Heat Rocks

EP52: Aurora Guerrero on the "Mosquita Y Mari" soundtrack (2012)

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Show: 
Heat Rocks
Guests: 
Aurora Guerrero

The Album: "Mosquita Y Mari" soundtrack (2012)

Aurora Guerrero is a Chicana filmmaker whose 2012 sweet coming-of-age story about two young Chicanas falling in love in Huntington Park was hit at Sundance that year. The Hollywood Reporter called it "...a robust work of self-discovery for two girls at the most awkward and confusing years of their young lives, and a testament to Aurora Guerrero's storytelling prowess." Traditions and emotions merge as the Yolanda and Mari's relationship grows intensely over time.

The narrative is underscored by a gorgeous soundtrack - the sound of East Los Angeles' eclectic underground music scene featuring indie artists across genres: ska, punk and hip hop with bands like Mexico 72, Pistolero, Viernes 13 and La Pobreska.

We sat with Aurora to talk about her curation process, the music vibe of Huntington Park, what falling in love sounds like when you're 15 and how Mosquita Y Mari put Southeast L.A. on the map in a new way.

More on Aurora Guerrero

Show Tracklisting (all songs from soundtrack unless indicated otherwise):

  • Mosquita Y Mari - Main Title
  • Yoli On the Rooftop
  • Ponle Frenos
  • Las Cruces de Tijuana
  • Esta Soledad
  • Pierdete Chica
  • El Dia Previo
  • Mi Corazon Es Para Ti

Here is the Spotify playlist of as many song as we can find there.
If you're not already subscribed to Heat Rocks in Apple Podcasts, do it here!

EP51: James Spooner on Minor Threat's "Minor Threat" (1983)

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Show:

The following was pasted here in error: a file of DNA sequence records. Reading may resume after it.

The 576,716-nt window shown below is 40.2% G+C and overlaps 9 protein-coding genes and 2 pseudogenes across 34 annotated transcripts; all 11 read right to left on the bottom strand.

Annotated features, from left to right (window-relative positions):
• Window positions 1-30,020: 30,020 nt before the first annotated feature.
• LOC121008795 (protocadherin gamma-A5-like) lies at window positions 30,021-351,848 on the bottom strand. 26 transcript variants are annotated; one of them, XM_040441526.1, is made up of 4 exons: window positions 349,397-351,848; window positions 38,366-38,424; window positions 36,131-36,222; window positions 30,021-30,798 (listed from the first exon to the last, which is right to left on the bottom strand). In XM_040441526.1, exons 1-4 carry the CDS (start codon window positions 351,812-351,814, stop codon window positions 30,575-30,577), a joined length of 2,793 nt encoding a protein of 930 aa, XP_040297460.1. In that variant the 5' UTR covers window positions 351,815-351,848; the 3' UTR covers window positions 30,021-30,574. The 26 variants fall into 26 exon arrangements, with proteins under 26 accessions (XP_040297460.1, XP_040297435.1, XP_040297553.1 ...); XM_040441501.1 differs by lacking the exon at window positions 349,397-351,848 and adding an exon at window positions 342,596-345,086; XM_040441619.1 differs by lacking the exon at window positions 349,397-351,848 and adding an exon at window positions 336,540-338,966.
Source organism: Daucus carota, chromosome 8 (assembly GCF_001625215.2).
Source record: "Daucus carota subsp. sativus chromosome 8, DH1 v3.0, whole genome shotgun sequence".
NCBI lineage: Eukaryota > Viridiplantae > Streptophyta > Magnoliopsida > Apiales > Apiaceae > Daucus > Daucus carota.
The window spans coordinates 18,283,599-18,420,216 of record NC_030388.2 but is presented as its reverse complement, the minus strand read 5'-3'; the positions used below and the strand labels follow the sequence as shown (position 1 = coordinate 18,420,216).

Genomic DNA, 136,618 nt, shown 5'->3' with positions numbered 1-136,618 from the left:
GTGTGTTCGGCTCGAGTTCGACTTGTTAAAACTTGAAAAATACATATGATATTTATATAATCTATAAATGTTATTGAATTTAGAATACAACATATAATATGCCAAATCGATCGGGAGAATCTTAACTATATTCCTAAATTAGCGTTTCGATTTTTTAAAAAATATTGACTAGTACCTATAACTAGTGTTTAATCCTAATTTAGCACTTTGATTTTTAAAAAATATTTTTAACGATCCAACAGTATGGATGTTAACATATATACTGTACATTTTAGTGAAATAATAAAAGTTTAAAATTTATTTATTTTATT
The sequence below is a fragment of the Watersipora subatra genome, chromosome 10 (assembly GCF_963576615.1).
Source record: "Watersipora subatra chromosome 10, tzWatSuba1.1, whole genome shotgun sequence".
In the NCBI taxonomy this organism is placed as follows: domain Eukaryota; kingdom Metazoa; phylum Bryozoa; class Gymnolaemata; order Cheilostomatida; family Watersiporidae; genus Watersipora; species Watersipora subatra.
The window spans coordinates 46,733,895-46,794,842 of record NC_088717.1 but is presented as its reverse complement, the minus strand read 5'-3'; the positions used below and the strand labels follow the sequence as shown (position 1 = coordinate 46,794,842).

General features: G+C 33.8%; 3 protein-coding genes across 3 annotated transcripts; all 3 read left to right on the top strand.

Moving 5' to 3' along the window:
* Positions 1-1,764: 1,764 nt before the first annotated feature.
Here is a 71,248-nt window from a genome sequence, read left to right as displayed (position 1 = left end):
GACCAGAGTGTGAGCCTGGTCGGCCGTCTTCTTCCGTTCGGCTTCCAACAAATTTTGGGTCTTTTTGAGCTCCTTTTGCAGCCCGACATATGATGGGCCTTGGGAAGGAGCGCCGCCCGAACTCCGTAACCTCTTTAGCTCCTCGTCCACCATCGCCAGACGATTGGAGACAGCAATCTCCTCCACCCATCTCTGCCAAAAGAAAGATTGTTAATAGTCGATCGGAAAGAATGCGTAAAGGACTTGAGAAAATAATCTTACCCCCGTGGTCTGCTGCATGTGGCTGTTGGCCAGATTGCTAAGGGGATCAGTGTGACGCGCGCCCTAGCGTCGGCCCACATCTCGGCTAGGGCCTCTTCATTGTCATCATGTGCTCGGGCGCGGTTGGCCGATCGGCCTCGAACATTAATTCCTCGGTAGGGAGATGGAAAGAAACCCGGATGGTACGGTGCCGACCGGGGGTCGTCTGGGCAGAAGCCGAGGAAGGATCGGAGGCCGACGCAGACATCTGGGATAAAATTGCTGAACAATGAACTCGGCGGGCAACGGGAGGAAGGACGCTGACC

Heat Rocks
Guests: 
James Spooner

The Album: Minor Threat: Minor Threat (1984)

In 2003, James Spooner released Afropunk, a personal love letter/manifesto dedicated to people like him: punk fans of a different shade whose acceptance in the scene was often hard-fought and tenuous. That became a movement, with annual afropunk festivals becoming entities unto themselves, across the world. Spooner is now a tattoo artist and graphic novelist, living in Los Angeles.

For our episode, Spooner joined us to talk about Minor Threat's self-titled compilation of their early singles, one through which he discovered the ethos of straight-edge (no drugs, drinking, etc.) and a wider world of possibilities within punk rock. Minor Threat, the short-lived but heavily-influential group out of Washington D.C., fronted by Ian MacKaye is legendary and this compilation was one of the first ways in which listeners could discover the group, their sound and their philosophy.  During our episode, we discussed how what about straight-edge appealed to him, the racial politics of punk and how a kid from the high desert of California came across this music and culture to begin with.

More on James Spooner

More on Minor Threat

Show Tracklisting (all songs from Minor Threat unless indicated otherwise):

  • Minor Threat
  • Straight Edge
  • Screaming at the Wall
  • Guilty of Being White
  • Black Flag: White Minority
  • Patti Smith: Rock N Roll N--
  • The Monkees: (I'm Not Your) Steppin' Stone
  • Steppin' Stone
  • Bottled Violence
  • I Don't Wanna Hear It
  • The Murder City Devils: Boom Swagger Boom

Here is the Spotify playlist of as many songs as we can find on there.
If you're not already subscribed to Heat Rocks in Apple Podcasts, do it here!

EP50: Sidibe on Joni Mitchell's "Court and Spark" (1974)

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Show: 
Heat Rocks
Guests: 
Sidibe

The Album: Joni Mitchell: Court and Spark (1973)